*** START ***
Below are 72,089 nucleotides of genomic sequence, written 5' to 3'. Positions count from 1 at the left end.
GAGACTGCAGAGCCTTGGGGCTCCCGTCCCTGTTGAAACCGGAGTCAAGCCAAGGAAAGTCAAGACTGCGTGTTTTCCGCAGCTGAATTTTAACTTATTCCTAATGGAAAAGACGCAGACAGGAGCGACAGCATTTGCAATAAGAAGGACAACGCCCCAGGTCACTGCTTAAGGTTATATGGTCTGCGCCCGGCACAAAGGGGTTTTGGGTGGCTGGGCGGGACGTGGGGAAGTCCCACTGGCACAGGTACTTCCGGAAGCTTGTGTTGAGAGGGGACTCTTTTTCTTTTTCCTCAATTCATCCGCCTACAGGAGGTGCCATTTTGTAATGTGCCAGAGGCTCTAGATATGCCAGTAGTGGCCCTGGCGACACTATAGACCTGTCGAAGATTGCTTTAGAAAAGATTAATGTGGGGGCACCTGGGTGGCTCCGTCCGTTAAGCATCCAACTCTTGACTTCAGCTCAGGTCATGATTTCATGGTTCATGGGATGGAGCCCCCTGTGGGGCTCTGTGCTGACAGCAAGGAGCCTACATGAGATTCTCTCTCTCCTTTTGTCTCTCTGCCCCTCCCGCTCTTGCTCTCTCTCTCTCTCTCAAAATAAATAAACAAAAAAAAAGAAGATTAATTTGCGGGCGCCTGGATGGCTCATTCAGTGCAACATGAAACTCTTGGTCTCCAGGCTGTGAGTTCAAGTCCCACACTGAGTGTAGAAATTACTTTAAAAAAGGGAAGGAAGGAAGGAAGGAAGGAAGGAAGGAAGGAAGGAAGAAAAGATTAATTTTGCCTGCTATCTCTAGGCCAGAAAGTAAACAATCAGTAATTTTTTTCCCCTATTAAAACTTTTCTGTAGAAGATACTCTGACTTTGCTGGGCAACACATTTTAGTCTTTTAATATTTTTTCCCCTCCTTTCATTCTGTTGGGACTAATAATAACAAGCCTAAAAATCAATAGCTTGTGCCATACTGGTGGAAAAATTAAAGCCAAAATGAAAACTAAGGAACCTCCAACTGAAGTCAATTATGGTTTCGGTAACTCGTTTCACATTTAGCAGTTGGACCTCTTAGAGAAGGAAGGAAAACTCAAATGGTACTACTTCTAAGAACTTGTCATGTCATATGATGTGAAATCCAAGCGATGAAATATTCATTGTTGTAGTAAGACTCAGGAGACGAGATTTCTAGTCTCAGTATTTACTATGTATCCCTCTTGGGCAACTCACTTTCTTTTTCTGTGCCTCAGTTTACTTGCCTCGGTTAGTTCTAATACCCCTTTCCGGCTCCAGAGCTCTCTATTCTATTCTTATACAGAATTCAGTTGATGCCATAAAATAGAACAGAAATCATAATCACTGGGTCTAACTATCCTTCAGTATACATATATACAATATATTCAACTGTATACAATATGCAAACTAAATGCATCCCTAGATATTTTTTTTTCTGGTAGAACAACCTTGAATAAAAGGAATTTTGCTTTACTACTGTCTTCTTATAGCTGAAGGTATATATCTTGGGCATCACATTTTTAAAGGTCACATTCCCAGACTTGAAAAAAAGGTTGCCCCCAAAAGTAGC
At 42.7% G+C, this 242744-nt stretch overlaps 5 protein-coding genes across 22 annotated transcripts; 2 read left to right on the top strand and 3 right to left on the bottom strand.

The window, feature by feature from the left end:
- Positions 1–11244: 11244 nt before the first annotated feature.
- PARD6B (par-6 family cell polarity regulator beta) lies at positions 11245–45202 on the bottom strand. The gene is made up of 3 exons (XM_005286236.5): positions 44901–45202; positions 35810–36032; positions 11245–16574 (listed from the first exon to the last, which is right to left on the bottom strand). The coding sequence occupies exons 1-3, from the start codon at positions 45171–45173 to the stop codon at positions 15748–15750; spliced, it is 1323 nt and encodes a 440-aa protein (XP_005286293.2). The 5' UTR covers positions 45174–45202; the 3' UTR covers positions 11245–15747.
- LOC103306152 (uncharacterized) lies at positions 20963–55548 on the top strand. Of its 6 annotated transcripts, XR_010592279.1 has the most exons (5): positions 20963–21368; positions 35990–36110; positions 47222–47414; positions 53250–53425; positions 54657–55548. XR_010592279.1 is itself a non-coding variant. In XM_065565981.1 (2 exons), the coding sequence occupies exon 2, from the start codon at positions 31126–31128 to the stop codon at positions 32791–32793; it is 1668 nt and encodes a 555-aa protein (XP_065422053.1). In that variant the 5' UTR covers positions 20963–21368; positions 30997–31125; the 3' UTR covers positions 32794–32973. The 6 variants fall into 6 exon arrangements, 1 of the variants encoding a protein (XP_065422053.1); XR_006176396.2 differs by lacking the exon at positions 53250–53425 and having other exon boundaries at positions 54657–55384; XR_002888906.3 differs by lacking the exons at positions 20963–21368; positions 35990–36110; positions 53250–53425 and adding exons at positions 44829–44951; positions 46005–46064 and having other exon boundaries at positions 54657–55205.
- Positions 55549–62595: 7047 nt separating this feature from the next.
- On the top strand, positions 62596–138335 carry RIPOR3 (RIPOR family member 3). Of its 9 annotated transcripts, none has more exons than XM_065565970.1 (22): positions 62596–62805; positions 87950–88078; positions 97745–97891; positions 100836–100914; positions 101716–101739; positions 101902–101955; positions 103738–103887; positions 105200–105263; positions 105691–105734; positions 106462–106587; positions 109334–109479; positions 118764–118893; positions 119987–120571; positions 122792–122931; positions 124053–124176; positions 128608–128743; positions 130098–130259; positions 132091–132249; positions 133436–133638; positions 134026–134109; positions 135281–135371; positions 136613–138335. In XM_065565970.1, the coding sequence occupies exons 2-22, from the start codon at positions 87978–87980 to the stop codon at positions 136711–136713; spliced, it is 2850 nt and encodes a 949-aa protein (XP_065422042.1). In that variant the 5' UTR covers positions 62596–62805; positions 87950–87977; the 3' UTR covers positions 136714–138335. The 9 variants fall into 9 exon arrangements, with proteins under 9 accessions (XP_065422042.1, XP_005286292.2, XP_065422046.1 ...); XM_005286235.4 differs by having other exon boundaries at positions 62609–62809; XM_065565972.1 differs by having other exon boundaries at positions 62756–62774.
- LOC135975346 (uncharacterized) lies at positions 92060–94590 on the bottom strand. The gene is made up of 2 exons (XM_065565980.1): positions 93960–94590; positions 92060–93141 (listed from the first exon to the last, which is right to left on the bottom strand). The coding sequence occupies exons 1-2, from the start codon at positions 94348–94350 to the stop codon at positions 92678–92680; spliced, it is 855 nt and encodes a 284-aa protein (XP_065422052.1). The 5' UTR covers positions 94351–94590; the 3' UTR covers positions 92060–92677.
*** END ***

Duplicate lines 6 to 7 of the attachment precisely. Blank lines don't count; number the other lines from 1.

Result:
- PARD6B (par-6 family cell polarity regulator beta) lies at positions 11245–45202 on the bottom strand. The gene is made up of 3 exons (XM_005286236.5): positions 44901–45202; positions 35810–36032; positions 11245–16574 (listed from the first exon to the last, which is right to left on the bottom strand). The coding sequence occupies exons 1-3, from the start codon at positions 45171–45173 to the stop codon at positions 15748–15750; spliced, it is 1323 nt and encodes a 440-aa protein (XP_005286293.2). The 5' UTR covers positions 45174–45202; the 3' UTR covers positions 11245–15747.
- LOC103306152 (uncharacterized) lies at positions 20963–55548 on the top strand. Of its 6 annotated transcripts, XR_010592279.1 has the most exons (5): positions 20963–21368; positions 35990–36110; positions 47222–47414; positions 53250–53425; positions 54657–55548. XR_010592279.1 is itself a non-coding variant. In XM_065565981.1 (2 exons), the coding sequence occupies exon 2, from the start codon at positions 31126–31128 to the stop codon at positions 32791–32793; it is 1668 nt and encodes a 555-aa protein (XP_065422053.1). In that variant the 5' UTR covers positions 20963–21368; positions 30997–31125; the 3' UTR covers positions 32794–32973. The 6 variants fall into 6 exon arrangements, 1 of the variants encoding a protein (XP_065422053.1); XR_006176396.2 differs by lacking the exon at positions 53250–53425 and having other exon boundaries at positions 54657–55384; XR_002888906.3 differs by lacking the exons at positions 20963–21368; positions 35990–36110; positions 53250–53425 and adding exons at positions 44829–44951; positions 46005–46064 and having other exon boundaries at positions 54657–55205.